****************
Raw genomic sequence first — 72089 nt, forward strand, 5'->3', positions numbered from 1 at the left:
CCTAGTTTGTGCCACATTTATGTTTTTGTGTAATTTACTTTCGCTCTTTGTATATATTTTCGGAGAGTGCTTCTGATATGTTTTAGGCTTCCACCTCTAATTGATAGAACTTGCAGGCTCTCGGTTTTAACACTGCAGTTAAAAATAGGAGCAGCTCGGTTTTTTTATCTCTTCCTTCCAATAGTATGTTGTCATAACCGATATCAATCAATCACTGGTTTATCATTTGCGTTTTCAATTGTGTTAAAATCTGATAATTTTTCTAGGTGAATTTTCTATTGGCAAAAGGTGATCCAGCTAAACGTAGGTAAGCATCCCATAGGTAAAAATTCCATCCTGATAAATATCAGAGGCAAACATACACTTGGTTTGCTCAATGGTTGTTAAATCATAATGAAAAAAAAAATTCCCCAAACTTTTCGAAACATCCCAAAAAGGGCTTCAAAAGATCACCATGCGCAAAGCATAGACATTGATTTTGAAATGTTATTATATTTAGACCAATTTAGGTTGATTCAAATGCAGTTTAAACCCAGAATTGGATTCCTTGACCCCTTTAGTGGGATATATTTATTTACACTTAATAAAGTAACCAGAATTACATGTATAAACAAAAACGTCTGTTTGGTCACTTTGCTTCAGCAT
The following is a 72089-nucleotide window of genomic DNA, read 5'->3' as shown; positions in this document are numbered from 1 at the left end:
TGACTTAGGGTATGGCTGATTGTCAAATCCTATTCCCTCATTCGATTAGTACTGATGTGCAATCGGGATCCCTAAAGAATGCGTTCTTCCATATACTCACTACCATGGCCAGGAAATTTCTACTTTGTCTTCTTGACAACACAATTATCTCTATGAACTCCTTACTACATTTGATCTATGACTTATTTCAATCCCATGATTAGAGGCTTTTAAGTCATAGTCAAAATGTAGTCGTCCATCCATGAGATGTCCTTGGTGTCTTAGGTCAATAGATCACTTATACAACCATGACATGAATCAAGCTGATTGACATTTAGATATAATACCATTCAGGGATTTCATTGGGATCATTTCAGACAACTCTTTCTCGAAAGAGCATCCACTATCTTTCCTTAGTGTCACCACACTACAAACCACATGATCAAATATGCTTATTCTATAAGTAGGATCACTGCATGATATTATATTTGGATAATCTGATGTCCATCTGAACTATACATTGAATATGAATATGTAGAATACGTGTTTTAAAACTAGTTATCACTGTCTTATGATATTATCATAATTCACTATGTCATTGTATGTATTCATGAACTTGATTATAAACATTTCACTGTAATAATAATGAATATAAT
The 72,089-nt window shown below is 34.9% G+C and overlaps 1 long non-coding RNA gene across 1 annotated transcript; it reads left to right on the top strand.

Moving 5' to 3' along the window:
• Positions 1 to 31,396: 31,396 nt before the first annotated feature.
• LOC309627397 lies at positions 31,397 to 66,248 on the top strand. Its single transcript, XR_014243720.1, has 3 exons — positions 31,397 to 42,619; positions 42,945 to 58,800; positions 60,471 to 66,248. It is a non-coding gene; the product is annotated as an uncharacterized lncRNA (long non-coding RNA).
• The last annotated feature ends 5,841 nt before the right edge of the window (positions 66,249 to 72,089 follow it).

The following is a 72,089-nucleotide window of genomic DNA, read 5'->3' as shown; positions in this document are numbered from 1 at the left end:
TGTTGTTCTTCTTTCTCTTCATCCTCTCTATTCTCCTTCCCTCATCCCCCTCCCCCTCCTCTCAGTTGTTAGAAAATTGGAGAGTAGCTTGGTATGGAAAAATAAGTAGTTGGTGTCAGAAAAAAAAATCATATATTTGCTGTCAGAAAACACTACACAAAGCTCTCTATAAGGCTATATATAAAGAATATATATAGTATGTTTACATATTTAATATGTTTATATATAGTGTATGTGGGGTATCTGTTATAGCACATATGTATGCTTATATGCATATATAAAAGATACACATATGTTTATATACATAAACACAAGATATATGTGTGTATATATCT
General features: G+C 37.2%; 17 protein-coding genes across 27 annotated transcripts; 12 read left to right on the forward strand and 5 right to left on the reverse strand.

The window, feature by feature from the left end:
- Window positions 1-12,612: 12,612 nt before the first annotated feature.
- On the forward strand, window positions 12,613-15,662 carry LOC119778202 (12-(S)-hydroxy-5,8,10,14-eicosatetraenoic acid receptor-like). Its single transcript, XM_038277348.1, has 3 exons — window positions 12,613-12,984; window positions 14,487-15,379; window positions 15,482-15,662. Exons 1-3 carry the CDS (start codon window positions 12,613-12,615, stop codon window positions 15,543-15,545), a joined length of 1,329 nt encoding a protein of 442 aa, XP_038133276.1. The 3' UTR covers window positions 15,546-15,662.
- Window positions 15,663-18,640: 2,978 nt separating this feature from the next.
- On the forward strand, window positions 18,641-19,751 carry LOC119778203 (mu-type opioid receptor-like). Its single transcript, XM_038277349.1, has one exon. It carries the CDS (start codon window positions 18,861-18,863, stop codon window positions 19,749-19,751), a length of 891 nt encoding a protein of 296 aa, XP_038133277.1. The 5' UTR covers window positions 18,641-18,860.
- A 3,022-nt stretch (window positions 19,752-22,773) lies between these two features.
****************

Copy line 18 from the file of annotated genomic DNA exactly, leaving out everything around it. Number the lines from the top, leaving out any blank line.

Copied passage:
- A 3,022-nt stretch (window positions 19,752-22,773) lies between these two features.